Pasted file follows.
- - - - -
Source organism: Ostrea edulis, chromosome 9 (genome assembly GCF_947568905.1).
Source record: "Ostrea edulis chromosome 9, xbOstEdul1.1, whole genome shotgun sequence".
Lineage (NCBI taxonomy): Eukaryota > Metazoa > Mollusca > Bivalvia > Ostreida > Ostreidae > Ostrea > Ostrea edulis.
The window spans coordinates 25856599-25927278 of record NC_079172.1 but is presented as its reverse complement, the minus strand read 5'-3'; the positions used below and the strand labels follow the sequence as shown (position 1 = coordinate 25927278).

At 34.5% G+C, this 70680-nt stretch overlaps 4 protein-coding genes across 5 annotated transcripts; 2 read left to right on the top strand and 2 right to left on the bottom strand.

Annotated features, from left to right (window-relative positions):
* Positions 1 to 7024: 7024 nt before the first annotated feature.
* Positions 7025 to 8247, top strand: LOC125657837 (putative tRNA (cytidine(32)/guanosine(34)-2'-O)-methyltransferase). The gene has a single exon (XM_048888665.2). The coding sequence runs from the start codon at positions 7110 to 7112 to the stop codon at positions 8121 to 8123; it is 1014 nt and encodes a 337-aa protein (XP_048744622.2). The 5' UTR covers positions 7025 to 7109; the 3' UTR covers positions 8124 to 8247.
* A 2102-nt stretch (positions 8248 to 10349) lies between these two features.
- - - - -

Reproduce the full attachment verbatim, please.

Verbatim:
Source organism: Ostrea edulis, chromosome 9 (genome assembly GCF_947568905.1).
Source record: "Ostrea edulis chromosome 9, xbOstEdul1.1, whole genome shotgun sequence".
Lineage (NCBI taxonomy): Eukaryota > Metazoa > Mollusca > Bivalvia > Ostreida > Ostreidae > Ostrea > Ostrea edulis.
The window spans coordinates 25856599-25927278 of record NC_079172.1 but is presented as its reverse complement, the minus strand read 5'-3'; the positions used below and the strand labels follow the sequence as shown (position 1 = coordinate 25927278).

At 34.5% G+C, this 70680-nt stretch overlaps 4 protein-coding genes across 5 annotated transcripts; 2 read left to right on the top strand and 2 right to left on the bottom strand.

Annotated features, from left to right (window-relative positions):
* Positions 1 to 7024: 7024 nt before the first annotated feature.
* Positions 7025 to 8247, top strand: LOC125657837 (putative tRNA (cytidine(32)/guanosine(34)-2'-O)-methyltransferase). The gene has a single exon (XM_048888665.2). The coding sequence runs from the start codon at positions 7110 to 7112 to the stop codon at positions 8121 to 8123; it is 1014 nt and encodes a 337-aa protein (XP_048744622.2). The 5' UTR covers positions 7025 to 7109; the 3' UTR covers positions 8124 to 8247.
* A 2102-nt stretch (positions 8248 to 10349) lies between these two features.